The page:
• Anthony Freeman, speaking of the Church of England's line between acceptable and unacceptable beliefs, said, “If I knew where the line was, I suppose I could decide whether I'm on the right side of it. And if I weren't I would have, with integrity, to leave. But there is no line. The only way you begin to find where the line is, is when you write a book and get into trouble.” The letter to The Independent continues, “The bishop's action reverses a long Church of England tradition that tolerates and values a wide range of views. It poses a danger to freedom of expression within the Anglican ministry.” Despite the Bishop’s disciplinary action, this story, in the context of the Sea of Faith, indicates how far apostate views have spread amongst clergy. It also shows how far the clergy tolerate such apostate views.
  • There are also dangerous signs in the World Council of Churches. In the 1991 WCC Assembly delegates on their way to the opening worship passed through the smoke of burning leaves - a pagan cleansing ritual. On the second day, with two painted Aborigines dancing in the background, a South Korean theologian Chung Hyun Kyung invoked the spirits of the dead. One delegate, Vijay Menon, a convert from Hinduism, was amongst those who protested. “Pagan culture has infiltrated the WCC. I left that behind to become a Christian.”
  • Another cause of concern is the change in WCC terminology concerning relationships with other faiths. In 1963 the council spoke of ‘Christian witness to men of other faiths.’ Then ‘witness’ was dropped and it was ‘Christian encounter with men of other beliefs.’ In 1967 this became ‘Christians in dialogue with men of other faiths.’ Then in 1970 ‘Christians’ was dropped and the theme was ‘Dialogue between men of living faiths.’ In 1977, this was renamed ‘Dialogue in Community.’[15]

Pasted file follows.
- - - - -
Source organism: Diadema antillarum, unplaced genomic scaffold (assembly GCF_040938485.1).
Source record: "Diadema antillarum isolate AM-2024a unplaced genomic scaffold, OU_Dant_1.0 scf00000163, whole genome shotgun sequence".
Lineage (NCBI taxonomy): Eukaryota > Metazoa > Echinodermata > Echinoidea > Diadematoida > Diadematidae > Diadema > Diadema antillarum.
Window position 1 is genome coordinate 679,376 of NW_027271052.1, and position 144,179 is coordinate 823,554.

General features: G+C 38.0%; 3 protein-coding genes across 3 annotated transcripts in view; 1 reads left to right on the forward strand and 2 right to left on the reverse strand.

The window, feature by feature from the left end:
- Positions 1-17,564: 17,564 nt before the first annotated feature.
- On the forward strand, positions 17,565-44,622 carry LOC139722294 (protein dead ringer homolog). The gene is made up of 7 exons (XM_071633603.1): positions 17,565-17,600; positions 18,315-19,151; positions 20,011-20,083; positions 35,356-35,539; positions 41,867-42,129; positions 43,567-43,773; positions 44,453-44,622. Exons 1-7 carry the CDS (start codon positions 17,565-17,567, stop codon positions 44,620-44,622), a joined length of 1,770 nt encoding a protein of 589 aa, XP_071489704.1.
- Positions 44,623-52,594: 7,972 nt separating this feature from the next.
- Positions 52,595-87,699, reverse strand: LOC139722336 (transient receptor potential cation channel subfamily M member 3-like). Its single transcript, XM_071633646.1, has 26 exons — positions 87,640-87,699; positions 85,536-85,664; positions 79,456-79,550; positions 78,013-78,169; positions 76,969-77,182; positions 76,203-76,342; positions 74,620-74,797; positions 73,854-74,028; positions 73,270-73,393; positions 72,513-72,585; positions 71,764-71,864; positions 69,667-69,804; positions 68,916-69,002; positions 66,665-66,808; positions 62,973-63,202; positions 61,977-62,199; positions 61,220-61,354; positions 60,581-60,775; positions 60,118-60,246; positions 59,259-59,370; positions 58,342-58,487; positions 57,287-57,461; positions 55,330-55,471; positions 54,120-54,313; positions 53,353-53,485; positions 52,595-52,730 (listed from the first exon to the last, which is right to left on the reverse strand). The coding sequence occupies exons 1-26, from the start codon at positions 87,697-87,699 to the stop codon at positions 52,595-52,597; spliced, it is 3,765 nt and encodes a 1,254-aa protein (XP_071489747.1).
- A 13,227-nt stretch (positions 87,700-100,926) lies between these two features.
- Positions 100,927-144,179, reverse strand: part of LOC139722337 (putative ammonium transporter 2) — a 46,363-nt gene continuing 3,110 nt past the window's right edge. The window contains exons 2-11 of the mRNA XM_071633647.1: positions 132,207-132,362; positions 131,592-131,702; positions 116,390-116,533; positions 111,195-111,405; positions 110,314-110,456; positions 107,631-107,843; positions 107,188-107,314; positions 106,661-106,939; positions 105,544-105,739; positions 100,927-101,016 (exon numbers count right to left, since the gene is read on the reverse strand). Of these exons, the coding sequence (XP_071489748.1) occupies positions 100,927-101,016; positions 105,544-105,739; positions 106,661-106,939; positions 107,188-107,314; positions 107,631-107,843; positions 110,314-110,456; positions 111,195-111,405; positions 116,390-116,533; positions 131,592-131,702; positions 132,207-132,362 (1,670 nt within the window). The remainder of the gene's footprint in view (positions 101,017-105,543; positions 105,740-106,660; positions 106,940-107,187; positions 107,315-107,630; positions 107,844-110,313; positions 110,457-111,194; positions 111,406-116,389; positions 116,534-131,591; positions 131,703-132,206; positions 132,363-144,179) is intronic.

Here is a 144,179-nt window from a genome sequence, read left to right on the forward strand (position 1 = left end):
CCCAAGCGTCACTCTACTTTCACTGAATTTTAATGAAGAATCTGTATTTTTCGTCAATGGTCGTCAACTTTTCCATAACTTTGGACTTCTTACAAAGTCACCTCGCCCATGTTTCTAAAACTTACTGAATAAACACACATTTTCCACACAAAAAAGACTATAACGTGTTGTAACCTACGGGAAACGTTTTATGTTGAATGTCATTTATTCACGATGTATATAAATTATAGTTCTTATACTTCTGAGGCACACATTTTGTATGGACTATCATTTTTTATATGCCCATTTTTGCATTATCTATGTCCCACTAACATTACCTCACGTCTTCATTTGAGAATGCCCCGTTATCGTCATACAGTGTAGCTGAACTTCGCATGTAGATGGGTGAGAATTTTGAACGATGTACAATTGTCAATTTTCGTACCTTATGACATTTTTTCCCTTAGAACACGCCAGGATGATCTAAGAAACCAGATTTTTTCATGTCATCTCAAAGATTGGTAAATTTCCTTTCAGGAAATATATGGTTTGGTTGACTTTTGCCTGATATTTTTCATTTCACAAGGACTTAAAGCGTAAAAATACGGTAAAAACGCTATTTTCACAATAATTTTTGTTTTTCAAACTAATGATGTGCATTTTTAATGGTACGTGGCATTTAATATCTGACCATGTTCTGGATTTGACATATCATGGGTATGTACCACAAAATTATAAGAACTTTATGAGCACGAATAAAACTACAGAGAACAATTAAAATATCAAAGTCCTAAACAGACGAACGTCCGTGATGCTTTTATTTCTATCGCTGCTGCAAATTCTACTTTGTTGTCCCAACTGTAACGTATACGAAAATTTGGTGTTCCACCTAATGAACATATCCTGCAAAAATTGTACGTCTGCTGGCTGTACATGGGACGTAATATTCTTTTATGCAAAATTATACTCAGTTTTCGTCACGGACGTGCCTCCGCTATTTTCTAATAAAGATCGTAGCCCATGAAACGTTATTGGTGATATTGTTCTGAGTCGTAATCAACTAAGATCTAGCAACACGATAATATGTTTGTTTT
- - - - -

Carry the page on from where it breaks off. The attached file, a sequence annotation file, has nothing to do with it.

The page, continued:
• We have seen some evidence of apostasy but not on scale to be seen as a sign of the End Times.
  • False prophets and messiahs (Mt 24:11, 24)

  • In his list of signs of his return Jesus twice mentions false messiahs. In Matthew 24:4-5 he warns: “Watch out that no one deceives you. For many will come in my name, claiming, “I am the Messiah,” and will deceive many.” This is in a context where he says: “the end is still to come .... All these are the beginning of birth-pains” (vv. 6, 8). Then later on he says: “False messiahs and false prophets will appear and perform great signs and wonders to deceive, if possible, even the elect” (v. 24). However this is in the context of great end time distress: “If those days had not been cut short, no one would survive, but for the sake of the elect those days will be shortened. At that time if anyone says to you, “Look, here is the Messiah!” or, “There he is!” do not believe it” (vv. 22-23).
  • It would appear therefore that Jesus says false messiahs will happen from time to time throughout history and they are reminders that he, the true Messiah, is coming back, but the matter will become more serious in the end times. False messiahs will have more influence and be more deceptive.
  • There have certainly been false messiahs over the centuries. So far I have discovered 81 people who in one way or another have made significant messianic claims:[16]  There does seem to be some evidence of a growth in the number of false messiahs.



Number of ‘messiahs’



























21st (up to 2012)





Conclusion on turning away from the Faith